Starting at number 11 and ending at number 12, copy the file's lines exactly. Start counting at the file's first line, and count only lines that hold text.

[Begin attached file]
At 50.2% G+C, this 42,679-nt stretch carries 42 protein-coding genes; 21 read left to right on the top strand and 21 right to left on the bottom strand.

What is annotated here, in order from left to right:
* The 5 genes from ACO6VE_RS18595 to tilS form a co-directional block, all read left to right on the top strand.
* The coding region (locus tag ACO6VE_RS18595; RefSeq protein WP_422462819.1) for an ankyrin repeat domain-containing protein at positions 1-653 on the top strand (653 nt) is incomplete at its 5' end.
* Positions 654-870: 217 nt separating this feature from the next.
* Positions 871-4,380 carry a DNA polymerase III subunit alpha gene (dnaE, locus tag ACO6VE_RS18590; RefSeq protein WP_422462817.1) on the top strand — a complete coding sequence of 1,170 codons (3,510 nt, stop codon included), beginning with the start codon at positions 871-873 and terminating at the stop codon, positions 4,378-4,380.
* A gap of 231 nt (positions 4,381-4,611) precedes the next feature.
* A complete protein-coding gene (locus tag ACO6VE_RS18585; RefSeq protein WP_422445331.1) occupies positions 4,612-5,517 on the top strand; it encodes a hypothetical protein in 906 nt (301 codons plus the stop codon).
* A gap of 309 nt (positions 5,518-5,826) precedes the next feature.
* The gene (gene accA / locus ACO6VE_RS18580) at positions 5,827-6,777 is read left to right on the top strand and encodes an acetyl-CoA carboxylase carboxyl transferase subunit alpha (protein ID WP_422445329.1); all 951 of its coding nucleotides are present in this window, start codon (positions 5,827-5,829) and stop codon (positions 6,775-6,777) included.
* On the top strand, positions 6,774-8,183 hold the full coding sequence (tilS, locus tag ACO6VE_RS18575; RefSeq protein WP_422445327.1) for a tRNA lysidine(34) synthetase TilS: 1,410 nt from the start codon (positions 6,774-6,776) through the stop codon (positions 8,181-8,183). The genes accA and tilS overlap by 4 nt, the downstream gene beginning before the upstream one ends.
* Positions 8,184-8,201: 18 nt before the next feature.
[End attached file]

* On the top strand, positions 6,774-8,183 hold the full coding sequence (tilS, locus tag ACO6VE_RS18575; RefSeq protein WP_422445327.1) for a tRNA lysidine(34) synthetase TilS: 1,410 nt from the start codon (positions 6,774-6,776) through the stop codon (positions 8,181-8,183). The genes accA and tilS overlap by 4 nt, the downstream gene beginning before the upstream one ends.
* Positions 8,184-8,201: 18 nt before the next feature.